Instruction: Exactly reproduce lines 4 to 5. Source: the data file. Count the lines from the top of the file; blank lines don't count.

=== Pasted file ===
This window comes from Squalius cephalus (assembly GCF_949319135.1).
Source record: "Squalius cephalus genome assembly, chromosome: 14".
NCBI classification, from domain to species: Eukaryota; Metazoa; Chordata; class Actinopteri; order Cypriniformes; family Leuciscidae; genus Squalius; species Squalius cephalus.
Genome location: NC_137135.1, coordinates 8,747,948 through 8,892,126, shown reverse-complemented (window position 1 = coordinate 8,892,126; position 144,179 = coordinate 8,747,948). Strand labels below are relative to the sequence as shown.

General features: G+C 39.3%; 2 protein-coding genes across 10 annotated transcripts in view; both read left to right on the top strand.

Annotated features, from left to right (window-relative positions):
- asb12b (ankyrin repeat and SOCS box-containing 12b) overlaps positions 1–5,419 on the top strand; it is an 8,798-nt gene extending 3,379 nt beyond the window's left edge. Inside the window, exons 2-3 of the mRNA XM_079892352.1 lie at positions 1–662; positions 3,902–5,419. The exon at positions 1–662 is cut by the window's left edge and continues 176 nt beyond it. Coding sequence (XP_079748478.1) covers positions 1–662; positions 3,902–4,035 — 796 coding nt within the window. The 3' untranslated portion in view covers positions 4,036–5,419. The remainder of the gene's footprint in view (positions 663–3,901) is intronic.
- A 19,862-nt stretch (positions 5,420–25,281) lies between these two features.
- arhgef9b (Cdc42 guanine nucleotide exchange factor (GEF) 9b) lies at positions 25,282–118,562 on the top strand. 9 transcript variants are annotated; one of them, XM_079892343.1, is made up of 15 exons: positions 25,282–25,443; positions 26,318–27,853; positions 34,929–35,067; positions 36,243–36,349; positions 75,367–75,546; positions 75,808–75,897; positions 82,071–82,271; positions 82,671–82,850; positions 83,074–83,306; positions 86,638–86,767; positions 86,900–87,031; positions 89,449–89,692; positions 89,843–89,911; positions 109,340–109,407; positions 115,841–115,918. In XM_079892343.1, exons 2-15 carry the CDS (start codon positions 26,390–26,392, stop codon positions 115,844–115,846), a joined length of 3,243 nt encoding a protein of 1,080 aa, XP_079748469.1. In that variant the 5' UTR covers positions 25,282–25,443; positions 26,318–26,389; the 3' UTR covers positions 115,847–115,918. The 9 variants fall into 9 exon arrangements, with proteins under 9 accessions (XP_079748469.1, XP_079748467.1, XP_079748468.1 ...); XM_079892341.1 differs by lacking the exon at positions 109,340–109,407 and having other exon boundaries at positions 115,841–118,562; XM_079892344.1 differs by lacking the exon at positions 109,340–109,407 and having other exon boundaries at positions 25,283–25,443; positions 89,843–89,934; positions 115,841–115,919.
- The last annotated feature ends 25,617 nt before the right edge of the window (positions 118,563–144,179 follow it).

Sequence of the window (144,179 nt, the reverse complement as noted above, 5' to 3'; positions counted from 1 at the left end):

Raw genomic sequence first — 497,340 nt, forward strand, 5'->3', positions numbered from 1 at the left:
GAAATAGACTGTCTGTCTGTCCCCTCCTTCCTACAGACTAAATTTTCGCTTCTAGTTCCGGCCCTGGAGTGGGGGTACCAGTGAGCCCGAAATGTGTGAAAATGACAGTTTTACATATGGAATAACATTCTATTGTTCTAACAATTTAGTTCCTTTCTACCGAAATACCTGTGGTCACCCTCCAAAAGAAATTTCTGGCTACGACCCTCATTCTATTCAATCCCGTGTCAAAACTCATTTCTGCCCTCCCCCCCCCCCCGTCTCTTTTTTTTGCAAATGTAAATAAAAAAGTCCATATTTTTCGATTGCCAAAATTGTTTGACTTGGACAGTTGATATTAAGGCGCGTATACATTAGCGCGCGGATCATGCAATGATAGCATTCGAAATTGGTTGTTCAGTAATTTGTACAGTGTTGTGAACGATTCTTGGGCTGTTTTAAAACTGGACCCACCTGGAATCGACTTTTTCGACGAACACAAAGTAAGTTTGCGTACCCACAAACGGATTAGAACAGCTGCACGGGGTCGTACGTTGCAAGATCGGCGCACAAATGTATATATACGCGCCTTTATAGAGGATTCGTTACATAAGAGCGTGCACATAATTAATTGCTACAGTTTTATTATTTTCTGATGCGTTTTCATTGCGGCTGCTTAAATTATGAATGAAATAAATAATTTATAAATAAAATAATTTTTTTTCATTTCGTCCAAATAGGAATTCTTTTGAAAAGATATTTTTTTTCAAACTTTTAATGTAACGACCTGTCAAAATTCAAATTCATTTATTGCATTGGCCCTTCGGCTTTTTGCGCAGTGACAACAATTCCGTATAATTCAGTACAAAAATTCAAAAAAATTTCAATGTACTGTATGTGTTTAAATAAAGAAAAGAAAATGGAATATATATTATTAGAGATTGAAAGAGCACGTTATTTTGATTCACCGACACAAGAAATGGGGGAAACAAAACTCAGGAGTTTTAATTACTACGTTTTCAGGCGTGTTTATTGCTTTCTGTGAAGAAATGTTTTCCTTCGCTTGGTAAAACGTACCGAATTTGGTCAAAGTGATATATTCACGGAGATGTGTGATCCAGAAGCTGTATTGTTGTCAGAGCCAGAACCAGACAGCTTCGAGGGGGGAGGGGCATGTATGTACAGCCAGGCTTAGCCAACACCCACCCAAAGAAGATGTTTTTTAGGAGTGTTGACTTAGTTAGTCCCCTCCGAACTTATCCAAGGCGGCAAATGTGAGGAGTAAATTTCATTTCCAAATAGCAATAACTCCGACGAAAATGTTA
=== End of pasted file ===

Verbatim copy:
Genome location: NC_137135.1, coordinates 8,747,948 through 8,892,126, shown reverse-complemented (window position 1 = coordinate 8,892,126; position 144,179 = coordinate 8,747,948). Strand labels below are relative to the sequence as shown.

General features: G+C 39.3%; 2 protein-coding genes across 10 annotated transcripts in view; both read left to right on the top strand.